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Game of the Weekend: “Eighteen”

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Studies consistently have shown the importance of random practice and how such practice is more transferable to the golf course. While you may be working to improve your ball control during practice, don’t forget to shift gears and spend just as much or more time preparing for all situations (physical, mental and emotional) that the game throws your way. Have purpose when you practice; better preparation leads to better play.

This Game of the Weekend, called “Eighteen,” is a full-swing game aimed at helping you hit more greens in regulation. It’s a game that forces you to change clubs for every shot you hit and where you’ll also score the results so that you can improve upon those results during a second trial of the game.

Game of the Weekend: EIGHTEEN

  • Gear needed: Bring ‘em all!
  • Time needed: You’re going to hit 18 full swing shots so depending on the length of your routine it might take 15-25 minutes.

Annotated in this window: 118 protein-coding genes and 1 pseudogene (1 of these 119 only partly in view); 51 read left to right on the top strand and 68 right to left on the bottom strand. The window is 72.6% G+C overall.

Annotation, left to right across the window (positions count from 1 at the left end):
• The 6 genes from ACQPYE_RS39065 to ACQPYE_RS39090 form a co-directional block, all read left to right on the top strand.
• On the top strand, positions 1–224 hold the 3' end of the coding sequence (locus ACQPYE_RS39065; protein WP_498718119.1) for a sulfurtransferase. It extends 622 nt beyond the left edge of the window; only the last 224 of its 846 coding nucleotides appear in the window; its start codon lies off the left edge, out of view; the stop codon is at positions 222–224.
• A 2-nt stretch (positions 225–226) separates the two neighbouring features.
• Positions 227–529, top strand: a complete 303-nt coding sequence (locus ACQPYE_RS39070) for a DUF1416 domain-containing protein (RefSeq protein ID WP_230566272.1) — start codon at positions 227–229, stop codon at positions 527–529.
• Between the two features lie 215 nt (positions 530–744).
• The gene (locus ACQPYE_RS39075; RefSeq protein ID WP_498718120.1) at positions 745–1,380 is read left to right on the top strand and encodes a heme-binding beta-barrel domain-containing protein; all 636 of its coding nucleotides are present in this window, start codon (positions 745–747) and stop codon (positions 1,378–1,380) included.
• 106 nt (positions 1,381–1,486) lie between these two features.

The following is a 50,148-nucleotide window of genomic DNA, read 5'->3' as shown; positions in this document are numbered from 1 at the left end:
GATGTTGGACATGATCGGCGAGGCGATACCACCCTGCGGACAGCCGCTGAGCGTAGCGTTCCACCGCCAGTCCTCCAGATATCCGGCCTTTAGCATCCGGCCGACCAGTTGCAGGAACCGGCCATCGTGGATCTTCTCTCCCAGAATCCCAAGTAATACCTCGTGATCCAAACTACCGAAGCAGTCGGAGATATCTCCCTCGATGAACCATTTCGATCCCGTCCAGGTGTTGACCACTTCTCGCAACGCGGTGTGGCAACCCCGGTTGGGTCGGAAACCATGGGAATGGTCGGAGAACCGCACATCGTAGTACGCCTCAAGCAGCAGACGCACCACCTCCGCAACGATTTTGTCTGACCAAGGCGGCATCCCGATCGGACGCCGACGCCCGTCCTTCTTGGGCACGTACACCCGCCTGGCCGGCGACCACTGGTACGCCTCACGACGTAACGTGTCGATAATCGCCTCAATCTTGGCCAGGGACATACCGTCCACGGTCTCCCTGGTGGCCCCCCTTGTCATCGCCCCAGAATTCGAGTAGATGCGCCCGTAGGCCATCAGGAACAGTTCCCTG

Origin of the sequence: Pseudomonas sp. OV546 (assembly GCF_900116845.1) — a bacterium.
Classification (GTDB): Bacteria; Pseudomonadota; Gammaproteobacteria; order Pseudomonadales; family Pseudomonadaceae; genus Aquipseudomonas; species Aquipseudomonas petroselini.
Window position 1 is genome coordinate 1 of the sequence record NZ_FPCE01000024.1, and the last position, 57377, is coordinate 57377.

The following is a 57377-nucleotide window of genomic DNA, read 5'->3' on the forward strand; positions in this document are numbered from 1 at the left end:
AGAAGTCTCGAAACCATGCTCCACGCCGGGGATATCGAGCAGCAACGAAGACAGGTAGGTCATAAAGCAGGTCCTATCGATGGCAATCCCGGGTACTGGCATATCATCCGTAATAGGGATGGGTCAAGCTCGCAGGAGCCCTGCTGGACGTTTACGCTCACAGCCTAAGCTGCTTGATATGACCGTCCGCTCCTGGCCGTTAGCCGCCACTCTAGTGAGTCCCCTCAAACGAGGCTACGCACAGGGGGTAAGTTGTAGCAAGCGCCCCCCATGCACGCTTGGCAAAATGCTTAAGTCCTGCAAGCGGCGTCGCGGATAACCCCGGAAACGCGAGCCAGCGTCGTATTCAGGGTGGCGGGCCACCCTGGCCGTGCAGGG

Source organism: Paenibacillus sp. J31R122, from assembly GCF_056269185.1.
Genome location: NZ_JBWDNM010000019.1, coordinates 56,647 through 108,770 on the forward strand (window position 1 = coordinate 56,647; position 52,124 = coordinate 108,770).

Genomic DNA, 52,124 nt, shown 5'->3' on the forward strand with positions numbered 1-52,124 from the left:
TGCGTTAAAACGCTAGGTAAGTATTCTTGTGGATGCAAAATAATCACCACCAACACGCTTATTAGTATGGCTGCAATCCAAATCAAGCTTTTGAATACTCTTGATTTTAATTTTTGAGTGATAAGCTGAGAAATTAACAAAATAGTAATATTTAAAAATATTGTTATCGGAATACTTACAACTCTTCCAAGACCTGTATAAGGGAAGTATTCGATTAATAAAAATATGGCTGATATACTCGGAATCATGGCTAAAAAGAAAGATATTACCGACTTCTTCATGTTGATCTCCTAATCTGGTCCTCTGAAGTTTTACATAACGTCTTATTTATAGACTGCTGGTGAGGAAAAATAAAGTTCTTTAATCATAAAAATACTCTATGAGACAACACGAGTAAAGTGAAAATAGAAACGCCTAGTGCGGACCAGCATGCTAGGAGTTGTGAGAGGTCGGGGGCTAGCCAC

Rules

Golf is easy when you hit a lot of greens and this game measures exactly that — greens in regulation. For this game, pretend that you’ve hit every fairway in regulation giving you 18 perfect chances to hit the green.

Using the following clubs, and in the exact order listed below, hit 18 shots to various targets and add up the number of shots out of 18 that would have landed on an average-size green. I realize that with certain clubs, depending on your ability level, that your target may be smaller. Feel free to alter what is acceptable to you as well as any of the clubs listed below. If you don’t have targets on your range that are exactly the yardage you’ll need to match the clubs, simply aim over or short of something on your range. Be sure to judge the wind, go through your routine, commit and you can even chart your scores at the interactive practice website www.golfscrimmages.com.